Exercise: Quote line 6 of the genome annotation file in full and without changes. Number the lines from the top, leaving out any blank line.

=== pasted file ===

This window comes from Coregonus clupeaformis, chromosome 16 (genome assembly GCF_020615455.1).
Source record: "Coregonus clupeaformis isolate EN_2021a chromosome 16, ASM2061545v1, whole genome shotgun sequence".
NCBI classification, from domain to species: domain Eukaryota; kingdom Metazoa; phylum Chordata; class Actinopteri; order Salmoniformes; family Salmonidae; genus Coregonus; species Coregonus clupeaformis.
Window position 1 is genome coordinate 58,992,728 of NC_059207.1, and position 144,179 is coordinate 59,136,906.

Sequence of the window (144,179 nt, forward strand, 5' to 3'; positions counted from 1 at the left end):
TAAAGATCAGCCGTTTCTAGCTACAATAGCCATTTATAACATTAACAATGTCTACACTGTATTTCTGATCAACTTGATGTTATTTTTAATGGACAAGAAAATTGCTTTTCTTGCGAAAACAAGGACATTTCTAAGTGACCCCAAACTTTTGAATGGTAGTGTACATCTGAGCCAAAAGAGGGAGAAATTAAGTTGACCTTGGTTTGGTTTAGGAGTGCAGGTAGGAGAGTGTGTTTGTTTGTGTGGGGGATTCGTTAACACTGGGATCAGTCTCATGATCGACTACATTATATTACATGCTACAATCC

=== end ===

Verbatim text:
TAAAGATCAGCCGTTTCTAGCTACAATAGCCATTTATAACATTAACAATGTCTACACTGTATTTCTGATCAACTTGATGTTATTTTTAATGGACAAGAAAATTGCTTTTCTTGCGAAAACAAGGACATTTCTAAGTGACCCCAAACTTTTGAATGGTAGTGTACATCTGAGCCAAAAGAGGGAGAAATTAAGTTGACCTTGGTTTGGTTTAGGAGTGCAGGTAGGAGAGTGTGTTTGTTTGTGTGGGGGATTCGTTAACACTGGGATCAGTCTCATGATCGACTACATTATATTACATGCTACAATCC